Specbee: How to integrate SSO with Drupal using SAML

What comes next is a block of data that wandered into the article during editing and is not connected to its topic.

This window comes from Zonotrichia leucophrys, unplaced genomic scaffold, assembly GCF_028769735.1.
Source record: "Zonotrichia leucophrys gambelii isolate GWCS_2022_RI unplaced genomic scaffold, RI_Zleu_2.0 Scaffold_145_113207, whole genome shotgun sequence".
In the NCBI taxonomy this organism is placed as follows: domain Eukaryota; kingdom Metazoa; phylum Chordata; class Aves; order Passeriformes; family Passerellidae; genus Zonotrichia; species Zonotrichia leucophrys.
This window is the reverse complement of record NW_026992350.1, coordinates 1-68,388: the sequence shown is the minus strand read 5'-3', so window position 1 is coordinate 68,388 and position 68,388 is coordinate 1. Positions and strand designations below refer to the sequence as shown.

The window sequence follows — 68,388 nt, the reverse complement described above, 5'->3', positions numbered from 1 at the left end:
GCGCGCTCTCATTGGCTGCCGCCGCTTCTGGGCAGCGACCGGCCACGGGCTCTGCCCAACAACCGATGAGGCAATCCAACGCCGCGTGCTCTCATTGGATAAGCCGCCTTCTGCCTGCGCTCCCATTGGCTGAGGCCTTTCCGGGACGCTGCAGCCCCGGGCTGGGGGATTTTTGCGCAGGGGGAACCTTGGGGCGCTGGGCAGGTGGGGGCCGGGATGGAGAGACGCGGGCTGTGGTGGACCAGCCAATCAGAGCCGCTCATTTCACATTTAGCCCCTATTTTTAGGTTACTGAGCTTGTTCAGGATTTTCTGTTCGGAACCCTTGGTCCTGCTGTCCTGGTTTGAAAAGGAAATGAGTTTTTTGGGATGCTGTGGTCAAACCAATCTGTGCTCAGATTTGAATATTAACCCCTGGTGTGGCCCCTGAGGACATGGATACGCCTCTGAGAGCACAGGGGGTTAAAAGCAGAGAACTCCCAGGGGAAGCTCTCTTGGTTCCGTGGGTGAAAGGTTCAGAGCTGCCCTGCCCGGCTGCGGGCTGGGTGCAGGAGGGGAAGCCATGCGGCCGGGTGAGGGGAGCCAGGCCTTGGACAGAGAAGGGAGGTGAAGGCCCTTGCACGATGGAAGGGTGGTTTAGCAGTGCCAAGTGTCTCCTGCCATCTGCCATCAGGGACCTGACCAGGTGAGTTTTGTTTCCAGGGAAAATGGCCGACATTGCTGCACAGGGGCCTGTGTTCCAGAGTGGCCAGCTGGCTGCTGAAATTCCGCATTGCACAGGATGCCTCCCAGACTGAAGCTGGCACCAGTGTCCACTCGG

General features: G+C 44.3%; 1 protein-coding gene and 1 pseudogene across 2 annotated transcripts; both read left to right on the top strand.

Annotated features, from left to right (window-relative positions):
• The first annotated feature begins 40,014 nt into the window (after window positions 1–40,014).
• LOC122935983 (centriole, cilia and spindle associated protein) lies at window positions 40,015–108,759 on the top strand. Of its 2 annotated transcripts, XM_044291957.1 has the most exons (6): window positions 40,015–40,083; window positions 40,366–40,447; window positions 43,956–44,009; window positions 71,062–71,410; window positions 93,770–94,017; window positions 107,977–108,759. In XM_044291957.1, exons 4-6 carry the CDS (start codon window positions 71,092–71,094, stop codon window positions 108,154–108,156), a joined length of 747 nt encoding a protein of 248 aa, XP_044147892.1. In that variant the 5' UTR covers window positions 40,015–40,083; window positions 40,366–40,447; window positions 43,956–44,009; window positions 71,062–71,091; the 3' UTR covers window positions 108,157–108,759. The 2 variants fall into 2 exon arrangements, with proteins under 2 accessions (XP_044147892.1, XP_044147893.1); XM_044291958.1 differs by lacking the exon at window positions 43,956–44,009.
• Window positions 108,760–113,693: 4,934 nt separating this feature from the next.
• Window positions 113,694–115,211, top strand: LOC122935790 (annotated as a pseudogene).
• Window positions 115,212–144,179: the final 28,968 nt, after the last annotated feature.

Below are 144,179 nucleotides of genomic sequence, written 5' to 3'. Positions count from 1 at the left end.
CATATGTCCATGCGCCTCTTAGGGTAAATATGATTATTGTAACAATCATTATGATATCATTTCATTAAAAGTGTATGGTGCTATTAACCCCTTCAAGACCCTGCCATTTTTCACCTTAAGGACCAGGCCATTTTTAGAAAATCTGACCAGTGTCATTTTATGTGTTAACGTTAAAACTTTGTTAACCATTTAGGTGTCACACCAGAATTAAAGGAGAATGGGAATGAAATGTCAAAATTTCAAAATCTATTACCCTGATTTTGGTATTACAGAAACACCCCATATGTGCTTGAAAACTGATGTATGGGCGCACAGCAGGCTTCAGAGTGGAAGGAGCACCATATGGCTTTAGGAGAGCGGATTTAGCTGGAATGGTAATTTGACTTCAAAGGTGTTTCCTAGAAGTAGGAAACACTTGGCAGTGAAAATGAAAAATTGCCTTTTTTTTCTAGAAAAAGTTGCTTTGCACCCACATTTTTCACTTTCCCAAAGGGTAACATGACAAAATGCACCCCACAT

Show of hands for anyone thrilled about logging in to every website every single time? Anyone? Didn't think so. When businesses prioritize convenience, customers will follow. Single Sign-On (SSO) is one such convenient feature that leaves your customers feeling satisfied and less stressed. It is a huge time-saver, is more secure (reduces password breach attacks), and increases productivity. In fact, businesses adopting SSO have seen an increase in user adoption rate too. Do you want to learn about how you can integrate SSO with your Drupal website? Keep reading and dive into the details! What is SSO ? Single Sign-On (SSO) is a user authentication service that allows users to use one login credential for all the systems integrated with SSO. Or, if there already is an open session in the main application, just clicking a button will log you in. An example: We can consider Quora as an example, as the forum allows you to create a new account, log in with those credentials, and also use social media logins (Google and Facebook).                          Source: https://www.quora.com/ Types of SSO Protocols Like any other concept, there are many available protocols to achieve this. Some of the common protocols are: Lightweight Directory Access Protocol (LDAP) Kerberos Security Assertion Markup Language (SAML) OAuth 2 OpenID Connect Things to know before we start XML Certificate/Key Generation XML XML (eXtensible Markup Language) is a markup language similar to HTML. It has the ability to store and transport data. Example: <start> <first>Data1</first> <new>NewData</new> </start>Certificate/Key Generation Certificates and private keys play a major role in SAML-based SSO. Since they are used for security reasons, they validate incoming requests. To generate an OpenSSL certificate and private key, run the following command in the terminal: openssl req -x509 -nodes -sha256 -days 3650 -newkey rsa:2048 -keyout private_key.key -out certificate.crtHow it Works In SAML SSO, we consider the application requesting login as a Service Provider (SP), and the application providing authentication information is the Identity Provider (IdP). Flow: When a user tries to log in to SP, the browser sends a request to the SP server. SP will generate a SAML request (which contains SAML data in XML format) and redirect to the configured IdP URL (in SP) for authentication. Then, the IdP will validate the SAML data from the request XML with the pre-configured data of SP(in IdP). Once validated, IdP will generate an XML formatted SAML response to the ACS URL from the SAML request of SP with the current email address (by default which can be overridden) value with other data for validation. Now, SP will validate the data of the SAML response and authenticate the user of the email address in the SAML response.                                                                   Source Here, both the SAML request and SAML Response will be encrypted and will be decrypted in the redirected application (SP/IdP). In most cases, Drupal is used as a service provider, but it can also be enhanced as an identity provider. We can have 3 different types of SAML Request(AuthNRequest): AuthNRequest <samlp:AuthnRequest xmlns:samlp="urn:oasis:names:tc:SAML:2.0:protocol" xmlns:saml="urn:oasis:names:tc:SAML:2.0:assertion" ID="ONELOGIN_809707f0030a5d00620c9d9df97f627afe9dcc24" Version="2.0" ProviderName="SP test" IssueInstant="2014-07-16T23:52:45Z" Destination="http://idp.example.com/SSOService.php" ProtocolBinding="urn:oasis:names:tc:SAML:2.0:bindings:HTTP-POST" AssertionConsumerServiceURL="http://sp.example.com/demo1/index.php?acs"> <saml:Issuer>http://sp.example.com/demo1/metadata.php</saml:Issuer> <samlp:NameIDPolicy Format="urn:oasis:names:tc:SAML:1.1:nameid-format:emailAddress" AllowCreate="true"/> <samlp:RequestedAuthnContext Comparison="exact"> <saml:AuthnContextClassRef>urn:oasis:names:tc:SAML:2.0:ac:classes:PasswordProtectedTransport</saml:AuthnContextClassRef> </samlp:RequestedAuthnContext> </samlp:AuthnRequest> With Signature (HTTP-Redirect binding) bM441nuRIzAjKeMM8RhegMFjZ4L4xPBHhAfHYqgnYDQnSxC++Qn5IocWuzuBGz7JQmT9C57nxjxgbFIatiqUCQN17aYrLn/mWE09C5mJMYlcV68ibEkbR/JKUQ+2u/N+mSD4/C/QvFvuB6BcJaXaz0h7NwGhHROUte6MoGJKMPE= AuthNRequest with embedded signature (HTTP-POST binding) <samlp:AuthnRequest xmlns:samlp="urn:oasis:names:tc:SAML:2.0:protocol" xmlns:saml="urn:oasis:names:tc:SAML:2.0:assertion" ID="pfx41d8ef22-e612-8c50-9960-1b16f15741b3" Version="2.0" ProviderName="SP test" IssueInstant="2014-07-16T23:52:45Z" Destination="http://idp.example.com/SSOService.php" ProtocolBinding="urn:oasis:names:tc:SAML:2.0:bindings:HTTP-POST" AssertionConsumerServiceURL="http://sp.example.com/demo1/index.php?acs"> <saml:Issuer>http://sp.example.com/demo1/metadata.php</saml:Issuer> <ds:Signature xmlns:ds="http://www.w3.org/2000/09/xmldsig#"> <ds:SignedInfo> <ds:CanonicalizationMethod Algorithm="http://www.w3.org/2001/10/xml-exc-c14n#"/> <ds:SignatureMethod Algorithm="http://www.w3.org/2000/09/xmldsig#rsa-sha1"/> <ds:Reference URI="#pfx41d8ef22-e612-8c50-9960-1b16f15741b3"> <ds:Transforms> <ds:Transform Algorithm="http://www.w3.org/2000/09/xmldsig#enveloped-signature"/> <ds:Transform Algorithm="http://www.w3.org/2001/10/xml-exc-c14n#"/> </ds:Transforms> <ds:DigestMethod Algorithm="http://www.w3.org/2000/09/xmldsig#sha1"/> <ds:DigestValue>yJN6cXUwQxTmMEsPesBP2NkqYFI=</ds:DigestValue> </ds:Reference> </ds:SignedInfo> <ds:SignatureValue>g5eM9yPnKsmmE/Kh2qS7nfK8HoF6yHrAdNQxh70kh8pRI4KaNbYNOL9sF8F57Yd+jO6iNga8nnbwhbATKGXIZOJJSugXGAMRyZsj/rqngwTJk5KmujbqouR1SLFsbo7Iuwze933EgefBbAE4JRI7V2aD9YgmB3socPqAi2Qf97E=</ds:SignatureValue> <ds:KeyInfo> <ds:X509Data> <ds:X509Certificate>MIICajCCAdOgAwIBAgIBADANBgkqhkiG9w0BAQQFADBSMQswCQYDVQQGEwJ1czETMBEGA1UECAwKQ2FsaWZvcm5pYTEVMBMGA1UECgwMT25lbG9naW4gSW5jMRcwFQYDVQQDDA5zcC5leGFtcGxlLmNvbTAeFw0xNDA3MTcwMDI5MjdaFw0xNTA3MTcwMDI5MjdaMFIxCzAJBgNVBAYTAnVzMRMwEQYDVQQIDApDYWxpZm9ybmlhMRUwEwYDVQQKDAxPbmVsb2dpbiBJbmMxFzAVBgNVBAMMDnNwLmV4YW1wbGUuY29tMIGfMA0GCSqGSIb3DQEBAQUAA4GNADCBiQKBgQC7vU/6R/OBA6BKsZH4L2bIQ2cqBO7/aMfPjUPJPSn59d/f0aRqSC58YYrPuQODydUABiCknOn9yV0fEYm4bNvfjroTEd8bDlqo5oAXAUAI8XHPppJNz7pxbhZW0u35q45PJzGM9nCv9bglDQYJLby1ZUdHsSiDIpMbGgf/ZrxqawIDAQABo1AwTjAdBgNVHQ4EFgQU3s2NEpYx7wH6bq7xJFKa46jBDf4wHwYDVR0jBBgwFoAU3s2NEpYx7wH6bq7xJFKa46jBDf4wDAYDVR0TBAUwAwEB/zANBgkqhkiG9w0BAQQFAAOBgQCPsNO2FG+zmk5miXEswAs30E14rBJpe/64FBpM1rPzOleexvMgZlr0/smF3P5TWb7H8Fy5kEiByxMjaQmml/nQx6qgVVzdhaTANpIE1ywEzVJlhdvw4hmRuEKYqTaFMLez0sRL79LUeDxPWw7Mj9FkpRYT+kAGiFomHop1nErV6Q==</ds:X509Certificate> </ds:X509Data> </ds:KeyInfo> </ds:Signature> <samlp:NameIDPolicy Format="urn:oasis:names:tc:SAML:1.1:nameid-format:emailAddress" AllowCreate="true"/> <samlp:RequestedAuthnContext Comparison="exact"> <saml:AuthnContextClassRef>urn:oasis:names:tc:SAML:2.0:ac:classes:PasswordProtectedTransport</saml:AuthnContextClassRef> </samlp:RequestedAuthnContext> </samlp:AuthnRequest>Reference: https://www.samltool.com/generic_sso_req.php We can have different types of SAML Response: SAML Response <samlp:Response xmlns:samlp="urn:oasis:names:tc:SAML:2.0:protocol" xmlns:saml="urn:oasis:names:tc:SAML:2.0:assertion" ID="_8e8dc5f69a98cc4c1ff3427e5ce34606fd672f91e6" Version="2.0" IssueInstant="2014-07-17T01:01:48Z" Destination="http://sp.example.com/demo1/index.php?acs" InResponseTo="ONELOGIN_4fee3b046395c4e751011e97f8900b5273d56685"> <saml:Issuer>http://idp.example.com/metadata.php</saml:Issuer> <samlp:Status> <samlp:StatusCode Value="urn:oasis:names:tc:SAML:2.0:status:Success"/> </samlp:Status> <saml:Assertion xmlns:xsi="http://www.w3.org/2001/XMLSchema-instance" xmlns:xs="http://www.w3.org/2001/XMLSchema" ID="_d71a3a8e9fcc45c9e9d248ef7049393fc8f04e5f75" Version="2.0" IssueInstant="2014-07-17T01:01:48Z"> <saml:Issuer>http://idp.example.com/metadata.php</saml:Issuer> <saml:Subject> <saml:NameID SPNameQualifier="http://sp.example.com/demo1/metadata.php" Format="urn:oasis:names:tc:SAML:2.0:nameid-format:transient">_ce3d2948b4cf20146dee0a0b3dd6f69b6cf86f62d7</saml:NameID> <saml:SubjectConfirmation Method="urn:oasis:names:tc:SAML:2.0:cm:bearer"> <saml:SubjectConfirmationData NotOnOrAfter="2024-01-18T06:21:48Z" Recipient="http://sp.example.com/demo1/index.php?acs" InResponseTo="ONELOGIN_4fee3b046395c4e751011e97f8900b5273d56685"/> </saml:SubjectConfirmation> </saml:Subject> <saml:Conditions NotBefore="2014-07-17T01:01:18Z" NotOnOrAfter="2024-01-18T06:21:48Z"> <saml:AudienceRestriction> <saml:Audience>http://sp.example.com/demo1/metadata.php</saml:Audience> </saml:AudienceRestriction> </saml:Conditions> <saml:AuthnStatement AuthnInstant="2014-07-17T01:01:48Z" SessionNotOnOrAfter="2024-07-17T09:01:48Z" SessionIndex="_be9967abd904ddcae3c0eb4189adbe3f71e327cf93"> <saml:AuthnContext> <saml:AuthnContextClassRef>urn:oasis:names:tc:SAML:2.0:ac:classes:Password</saml:AuthnContextClassRef> </saml:AuthnContext> </saml:AuthnStatement> <saml:AttributeStatement> <saml:Attribute Name="uid" NameFormat="urn:oasis:names:tc:SAML:2.0:attrname-format:basic"> <saml:AttributeValue xsi:type="xs:string">test</saml:AttributeValue> </saml:Attribute> <saml:Attribute Name="mail" NameFormat="urn:oasis:names:tc:SAML:2.0:attrname-format:basic"> <saml:AttributeValue xsi:type="xs:string">test@example.com</saml:AttributeValue> </saml:Attribute> <saml:Attribute Name="eduPersonAffiliation" NameFormat="urn:oasis:names:tc:SAML:2.0:attrname-format:basic"> <saml:AttributeValue xsi:type="xs:string">users</saml:AttributeValue> <saml:AttributeValue xsi:type="xs:string">examplerole1</saml:AttributeValue> </saml:Attribute> </saml:AttributeStatement> </saml:Assertion> </samlp:Response>The rest of the types can be referred in https://www.samltool.com/generic_sso_res.php. The request and response can be sent as both GET and POST methods. Available Modules for SSO In Drupal, we have a list of modules for Service Provider and Identity Provider. Here are some of the SP and IdP modules: SP Modules: SAML Service Provider SAML Authentication Onelogin Integration miniOrange SAML SP(Paid Version)  IdP Modules: Light SAML IDP SAML IdP miniOrange SAML IDP (Paid Version) Testing Tools: Even though the data is encrypted, we can debug the SAML request with the help of the following tools. SAML Tracer for Mozilla Firefox. SAML Chrome Panel for Google Chrome. How to integrate SSO in Drupal using SAML Configure SSO module in SP Here we have used the saml_sp module for gearing up Drupal as a Service Provider. Configure SP module Settings Create the certificate and private_key and place them in a Drupal-readable location. Install the module.composer require 'drupal/saml_sp:^4.2' Enable the module in the Extend section.  Go to the configuration of the module (/admin/config/people/saml_sp). Configure the SP settings Provide the entityID if you want to override the default https://sp.lndo.site/user. Here https://sp.lndo.site is the domain. Provide an assertion URL similar to https://sp.lndo.site/saml/consume. Provide other mandatory details. Make sure that if you are using Sign specify the correct algorithm and select the Assertion and Encryption type based on requirement(based on the requirement of IdP). Provide the certificate and private key file path.Based on the data provided, Metadata will be generated. This XML metadata will be used for configuring the SP data in IdP. Configure Identity Providers in SP 1. Under Identity Providers click on Add Service Provider.2. Add the data from the metadata file/url provided by IdP. In SAML SP we can use the Drupal Login module once the above are configured. Under the Login Menu, configure the process of SAML login. For example, if a user without an account in SP but with an account in IdP creates an account in SP with an authenticated role. Configure SSO module in IdP Here we have used the light_saml_idp module for gearing up Drupal as an Identity Provider. Configure IdP module Settings: 1. Create the certificate and private_key and place it in a Drupal readable location.2. Install the module.3. Enable the module in the Extend section. 4. Go to the configuration (/admin/config/people/light_saml_idp) Provide the entity_id. Provide the other necessary details. Make sure to provide the correct file path of the certificate and private_key. Once the data is provided metadata will be generated under the Metadata tab. This needs to be provided to SP to configure there. Add the Service Provider under the Service Provider, with the data from SP metadata. The SSO will work properly once these are configured successfully. Hurray! SSO is integrated successfully. If you are not able to use the SSO, use testing tools to verify what is causing the issue. Final Thoughts You just learned how to seamlessly integrate SSO with Drupal using SAML for a stress-free user experience! Considering the protocols, certificates, and complex SAML login flow we've explored, SSO plays a significant role in simplifying user authentication. For a seamless SSO journey and Drupal development expertise, look no further than Specbee - your trusted partner in crafting exceptional digital experiences.